Research Report: Black + White = Black: Hypodescent in Reflexive Categorization of Racially Ambiguous Faces

Research Report: Black + White = Black: Hypodescent in Reflexive Categorization of Racially Ambiguous Faces

Psychological Science
Volume 19, Number 10 (2008)
pages 973-977

Destiny Peery
Department of Psychology, Northwestern University

Galen V. Bodenhausen, Lawyer Taylor Professor of Psychology in the Weinberg College of Arts & Sciences
Northwestern University

Historically, the principle of hypodescent specified that individuals with one Black and one White parent should be considered Black. Two experiments examined whether categorizations of racially ambiguous targets reflect this principle. Participants studied ambiguous target faces accompanied by profiles that either did or did not identify the targets as having multiracial backgrounds (biological, cultural, or both biological and cultural). Participants then completed a speeded dual categorization task requiring Black/not Black and White/ not White judgments (Experiments 1 and 2) and deliberate categorization tasks requiring participants to describe the races (Experiment 2) of target faces. When a target was known to have mixed-race ancestry, participants were more likely to rapidly categorize the target as Black (and not White); however, the same cues also increased deliberate categorizations of the targets as ‘‘multiracial.’’ These findings suggest that hypodescent still characterizes the automatic racial categorizations of many perceivers, although more complex racial identities may be acknowledged upon more thoughtful reflection.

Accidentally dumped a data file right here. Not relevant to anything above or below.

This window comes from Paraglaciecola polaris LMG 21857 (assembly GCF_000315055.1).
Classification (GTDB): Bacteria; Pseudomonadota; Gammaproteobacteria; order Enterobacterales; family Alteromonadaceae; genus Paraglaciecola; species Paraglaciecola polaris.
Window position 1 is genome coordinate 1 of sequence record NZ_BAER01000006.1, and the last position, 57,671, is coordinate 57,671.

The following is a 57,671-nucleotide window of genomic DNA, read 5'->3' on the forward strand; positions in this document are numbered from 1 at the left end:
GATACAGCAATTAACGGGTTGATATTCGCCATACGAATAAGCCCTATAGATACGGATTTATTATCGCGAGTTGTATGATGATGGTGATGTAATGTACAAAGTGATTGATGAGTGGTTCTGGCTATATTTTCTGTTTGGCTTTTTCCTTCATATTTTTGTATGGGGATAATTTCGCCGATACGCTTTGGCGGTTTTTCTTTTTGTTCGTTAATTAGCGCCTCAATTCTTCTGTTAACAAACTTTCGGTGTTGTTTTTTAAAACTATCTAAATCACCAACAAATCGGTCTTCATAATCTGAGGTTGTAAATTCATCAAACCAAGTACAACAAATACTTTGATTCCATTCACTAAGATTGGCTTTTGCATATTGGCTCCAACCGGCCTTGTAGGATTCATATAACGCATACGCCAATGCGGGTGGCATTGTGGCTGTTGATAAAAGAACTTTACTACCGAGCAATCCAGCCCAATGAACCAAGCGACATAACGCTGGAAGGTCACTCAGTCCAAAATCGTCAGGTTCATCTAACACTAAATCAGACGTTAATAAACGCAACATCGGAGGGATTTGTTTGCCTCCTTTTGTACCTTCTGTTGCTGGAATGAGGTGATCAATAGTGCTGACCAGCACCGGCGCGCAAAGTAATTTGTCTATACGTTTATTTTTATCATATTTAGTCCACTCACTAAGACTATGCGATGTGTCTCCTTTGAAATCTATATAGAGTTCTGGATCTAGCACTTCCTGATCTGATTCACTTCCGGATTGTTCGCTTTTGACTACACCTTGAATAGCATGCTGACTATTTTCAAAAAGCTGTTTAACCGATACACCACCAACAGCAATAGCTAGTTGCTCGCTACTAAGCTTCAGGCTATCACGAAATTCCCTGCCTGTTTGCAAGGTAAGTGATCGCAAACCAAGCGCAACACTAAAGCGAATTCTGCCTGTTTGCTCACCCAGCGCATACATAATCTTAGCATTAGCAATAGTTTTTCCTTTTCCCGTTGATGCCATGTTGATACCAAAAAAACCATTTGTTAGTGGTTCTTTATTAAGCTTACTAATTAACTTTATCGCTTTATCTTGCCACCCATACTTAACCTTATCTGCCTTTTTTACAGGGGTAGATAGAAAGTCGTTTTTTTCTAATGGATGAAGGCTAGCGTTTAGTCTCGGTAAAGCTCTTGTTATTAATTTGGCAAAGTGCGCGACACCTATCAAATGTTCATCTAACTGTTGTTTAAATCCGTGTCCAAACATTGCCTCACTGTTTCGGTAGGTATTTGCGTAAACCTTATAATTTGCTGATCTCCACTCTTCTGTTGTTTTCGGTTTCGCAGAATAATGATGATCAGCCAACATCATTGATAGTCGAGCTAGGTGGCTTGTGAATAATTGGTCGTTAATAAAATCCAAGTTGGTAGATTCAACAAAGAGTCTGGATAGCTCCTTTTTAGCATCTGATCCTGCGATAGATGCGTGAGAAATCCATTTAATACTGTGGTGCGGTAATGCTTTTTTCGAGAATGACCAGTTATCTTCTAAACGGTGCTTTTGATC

After being told that Barack Obama’s mother was White and father was Black, a majority of White and Hispanic interviewees said they considered him multiracial (White, 2006). Does this result highlight the inadequacy of monoracial categories in understanding multiracial people, or does it merely reflect a superficial semantic distinction, with Obama still largely viewed and evaluated in terms of his Black heritage? The categories applied to multiracial persons carry important implications for their self-esteem and experiences of discrimination (Herman, 2004). Thus, it is important to understand how multiracial people are categorized by others…

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